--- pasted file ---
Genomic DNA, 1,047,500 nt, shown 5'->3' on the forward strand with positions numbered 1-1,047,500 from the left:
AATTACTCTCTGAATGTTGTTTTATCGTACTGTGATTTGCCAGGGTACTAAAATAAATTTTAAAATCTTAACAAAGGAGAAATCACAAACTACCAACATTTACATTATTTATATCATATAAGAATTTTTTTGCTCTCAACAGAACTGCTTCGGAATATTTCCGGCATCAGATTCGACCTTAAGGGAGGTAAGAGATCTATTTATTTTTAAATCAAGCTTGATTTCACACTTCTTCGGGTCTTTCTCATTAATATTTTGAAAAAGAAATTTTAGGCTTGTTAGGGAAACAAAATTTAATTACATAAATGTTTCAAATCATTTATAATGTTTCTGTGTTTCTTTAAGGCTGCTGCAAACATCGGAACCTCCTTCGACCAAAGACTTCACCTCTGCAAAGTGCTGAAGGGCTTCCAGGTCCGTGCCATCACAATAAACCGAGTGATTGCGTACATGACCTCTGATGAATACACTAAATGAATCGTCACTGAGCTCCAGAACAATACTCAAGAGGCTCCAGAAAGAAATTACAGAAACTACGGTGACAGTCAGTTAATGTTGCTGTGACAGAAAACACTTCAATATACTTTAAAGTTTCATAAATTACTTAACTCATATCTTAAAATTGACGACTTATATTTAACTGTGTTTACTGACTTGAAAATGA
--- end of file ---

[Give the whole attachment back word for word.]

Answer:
Genomic DNA, 1,047,500 nt, shown 5'->3' on the forward strand with positions numbered 1-1,047,500 from the left:
AATTACTCTCTGAATGTTGTTTTATCGTACTGTGATTTGCCAGGGTACTAAAATAAATTTTAAAATCTTAACAAAGGAGAAATCACAAACTACCAACATTTACATTATTTATATCATATAAGAATTTTTTTGCTCTCAACAGAACTGCTTCGGAATATTTCCGGCATCAGATTCGACCTTAAGGGAGGTAAGAGATCTATTTATTTTTAAATCAAGCTTGATTTCACACTTCTTCGGGTCTTTCTCATTAATATTTTGAAAAAGAAATTTTAGGCTTGTTAGGGAAACAAAATTTAATTACATAAATGTTTCAAATCATTTATAATGTTTCTGTGTTTCTTTAAGGCTGCTGCAAACATCGGAACCTCCTTCGACCAAAGACTTCACCTCTGCAAAGTGCTGAAGGGCTTCCAGGTCCGTGCCATCACAATAAACCGAGTGATTGCGTACATGACCTCTGATGAATACACTAAATGAATCGTCACTGAGCTCCAGAACAATACTCAAGAGGCTCCAGAAAGAAATTACAGAAACTACGGTGACAGTCAGTTAATGTTGCTGTGACAGAAAACACTTCAATATACTTTAAAGTTTCATAAATTACTTAACTCATATCTTAAAATTGACGACTTATATTTAACTGTGTTTACTGACTTGAAAATGA